"How well does the flu shot work?" That is difficult to say. The influenza virus mutates every year or so. Scientists look at what the flu virus was like last year and try to predict what it will be like this year when they make up a new batch of vaccine. If the virus only changed a little, the flu shot works well. If the virus changed a lot, the flu shot doesn't work as well. The on average, the flu vaccine is effective in about 50-70% of healthy adults and children. In nursing homes, the flu vaccine stops 50%-60% of flu related hospitalizations, and 85% of flu related deaths. As said before immunity to the flu usually starts about 2 weeks after the shot and lasts less than 1 year. The elderly, unfortunately, can have their immunity fall off in as little as 4 months.

Who should get the flu shot?

-Seniors aged 65 years or older

-Residents of personal care homes or long-term care facilities

-Children six months to five years of age

Those with chronic illness such as:

-an immune system weakened by disease or medical treatment

-a condition that makes it difficult to breathe

-children 6 months to 18 years of age on long term acetylsalicylic acid (i.e. aspirin) therapy.

-people with other chronic medical conditions (e.g. diabetes, mental disabilities)

-Pregnant women

-Health care workers and first responders

-Individuals of Aboriginal ancestry

-People who are severely overweight or obese

Who should not get the flu shot?

  • Infants younger than six months of age
  • Anyone who has a severe allergy to egg protein, formaldehyde or thiomerosal
  • Anyone who has a serious acute illness, with or without fever, on the day they are to be immunized. A mild illness, with or without a low fever, is not a reason to avoid getting the flu shot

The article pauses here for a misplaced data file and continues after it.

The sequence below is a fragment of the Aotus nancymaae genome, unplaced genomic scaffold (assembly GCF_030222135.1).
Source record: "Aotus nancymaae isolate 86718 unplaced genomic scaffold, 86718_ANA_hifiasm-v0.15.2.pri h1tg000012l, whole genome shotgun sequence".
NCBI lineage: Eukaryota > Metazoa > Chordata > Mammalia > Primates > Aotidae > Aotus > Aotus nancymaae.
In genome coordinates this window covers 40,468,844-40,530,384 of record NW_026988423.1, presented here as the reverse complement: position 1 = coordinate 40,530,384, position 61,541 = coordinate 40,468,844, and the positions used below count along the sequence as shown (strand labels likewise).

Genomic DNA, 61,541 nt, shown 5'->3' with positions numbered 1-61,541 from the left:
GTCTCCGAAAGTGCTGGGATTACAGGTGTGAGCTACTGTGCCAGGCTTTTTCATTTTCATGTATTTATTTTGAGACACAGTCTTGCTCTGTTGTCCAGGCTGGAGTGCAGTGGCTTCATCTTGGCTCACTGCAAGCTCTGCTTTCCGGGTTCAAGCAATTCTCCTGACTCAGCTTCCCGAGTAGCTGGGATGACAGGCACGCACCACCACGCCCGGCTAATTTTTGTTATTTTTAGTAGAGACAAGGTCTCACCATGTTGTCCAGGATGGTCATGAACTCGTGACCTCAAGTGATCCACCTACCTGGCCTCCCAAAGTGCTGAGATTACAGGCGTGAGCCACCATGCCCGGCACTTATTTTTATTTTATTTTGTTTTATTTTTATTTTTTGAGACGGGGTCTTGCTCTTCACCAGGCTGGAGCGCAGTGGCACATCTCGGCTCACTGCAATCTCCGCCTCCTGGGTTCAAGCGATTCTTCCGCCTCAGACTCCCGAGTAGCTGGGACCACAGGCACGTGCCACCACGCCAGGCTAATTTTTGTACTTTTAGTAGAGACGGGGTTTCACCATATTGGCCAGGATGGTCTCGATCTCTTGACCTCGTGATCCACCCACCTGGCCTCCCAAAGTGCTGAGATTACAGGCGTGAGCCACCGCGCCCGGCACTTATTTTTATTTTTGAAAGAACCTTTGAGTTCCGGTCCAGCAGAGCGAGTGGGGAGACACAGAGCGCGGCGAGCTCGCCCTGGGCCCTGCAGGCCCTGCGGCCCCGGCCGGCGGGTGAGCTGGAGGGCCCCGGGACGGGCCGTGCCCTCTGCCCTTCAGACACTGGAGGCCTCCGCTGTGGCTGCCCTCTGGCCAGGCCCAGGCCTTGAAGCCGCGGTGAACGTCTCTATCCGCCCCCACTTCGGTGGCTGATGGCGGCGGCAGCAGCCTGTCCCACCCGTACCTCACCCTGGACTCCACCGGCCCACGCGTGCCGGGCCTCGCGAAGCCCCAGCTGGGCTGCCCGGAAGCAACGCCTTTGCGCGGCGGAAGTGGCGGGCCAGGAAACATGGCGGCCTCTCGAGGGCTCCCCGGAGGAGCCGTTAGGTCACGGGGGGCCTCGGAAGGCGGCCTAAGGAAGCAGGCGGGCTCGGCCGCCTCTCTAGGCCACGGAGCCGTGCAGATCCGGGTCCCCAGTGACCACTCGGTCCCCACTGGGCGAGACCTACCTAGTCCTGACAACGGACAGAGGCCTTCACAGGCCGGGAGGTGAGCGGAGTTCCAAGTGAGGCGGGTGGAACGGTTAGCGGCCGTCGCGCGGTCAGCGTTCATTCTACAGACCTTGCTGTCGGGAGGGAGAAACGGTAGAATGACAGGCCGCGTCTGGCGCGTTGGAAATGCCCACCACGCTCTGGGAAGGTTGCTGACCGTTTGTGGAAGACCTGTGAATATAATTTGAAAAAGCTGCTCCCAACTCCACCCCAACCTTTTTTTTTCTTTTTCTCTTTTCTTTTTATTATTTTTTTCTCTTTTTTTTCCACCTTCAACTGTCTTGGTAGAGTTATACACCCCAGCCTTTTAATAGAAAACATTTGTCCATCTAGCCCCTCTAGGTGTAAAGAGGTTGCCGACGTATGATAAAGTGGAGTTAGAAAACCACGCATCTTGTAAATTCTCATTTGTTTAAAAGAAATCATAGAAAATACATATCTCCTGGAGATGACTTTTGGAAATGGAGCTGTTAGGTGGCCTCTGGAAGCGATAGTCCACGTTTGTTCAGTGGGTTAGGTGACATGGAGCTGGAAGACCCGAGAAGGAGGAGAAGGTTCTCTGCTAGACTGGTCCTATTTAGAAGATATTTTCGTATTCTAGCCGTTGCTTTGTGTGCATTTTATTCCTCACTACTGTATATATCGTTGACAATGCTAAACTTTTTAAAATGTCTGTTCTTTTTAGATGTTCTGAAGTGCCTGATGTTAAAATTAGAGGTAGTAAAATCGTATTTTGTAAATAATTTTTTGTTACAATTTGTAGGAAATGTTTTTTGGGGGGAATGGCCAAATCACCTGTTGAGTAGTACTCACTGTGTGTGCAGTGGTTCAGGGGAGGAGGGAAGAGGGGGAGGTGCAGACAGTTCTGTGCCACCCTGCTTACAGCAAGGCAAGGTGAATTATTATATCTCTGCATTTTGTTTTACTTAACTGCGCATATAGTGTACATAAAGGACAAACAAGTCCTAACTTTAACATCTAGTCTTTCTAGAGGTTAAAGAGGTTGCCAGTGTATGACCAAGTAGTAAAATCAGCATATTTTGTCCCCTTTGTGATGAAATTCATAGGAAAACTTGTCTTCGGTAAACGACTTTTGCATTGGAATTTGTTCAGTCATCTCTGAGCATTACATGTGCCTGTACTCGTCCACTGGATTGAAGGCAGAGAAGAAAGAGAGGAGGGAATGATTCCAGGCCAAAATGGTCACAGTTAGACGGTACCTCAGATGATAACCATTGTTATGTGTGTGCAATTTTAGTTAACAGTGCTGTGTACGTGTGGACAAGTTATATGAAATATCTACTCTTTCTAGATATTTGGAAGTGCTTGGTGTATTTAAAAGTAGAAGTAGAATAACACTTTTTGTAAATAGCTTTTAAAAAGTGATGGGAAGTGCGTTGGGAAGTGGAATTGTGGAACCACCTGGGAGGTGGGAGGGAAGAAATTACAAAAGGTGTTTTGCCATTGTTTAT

• Persons known to have developed Guillain-Barre syndrome within six weeks of a previous influenza vaccination.

Shiny happy people all over Dauphin are making their way down to the Pharmacy to get a flu shot. Do you see your future ablaze with flu shot goodness? Wikipedia has also seen the light. Donna Strickland now has a dedicated page. But I think I see another over-sight hiding in the shadows. Dr. Strickland is only an Associate Professor at the University of Waterloo. Hey University Administration! See that light at the end of the tunnel? Her name is Donna Strickland. She just won the Nobel Prize in Physics. What do you say? That's enough to make her a full Prof, right?

As always if you have any questions or concerns about these or other products, ask your pharmacist.

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The information in this article is intended as a helpful guide only. It is not intended to be used as a substitute for professional advice. If you have any questions about your medications and what is right for you see your doctor, pharmacist or other health care professional.

Manitoba Health Flu info site:

Health Canada Flu site:

Donna Strickland wins Nobel prize in Physics -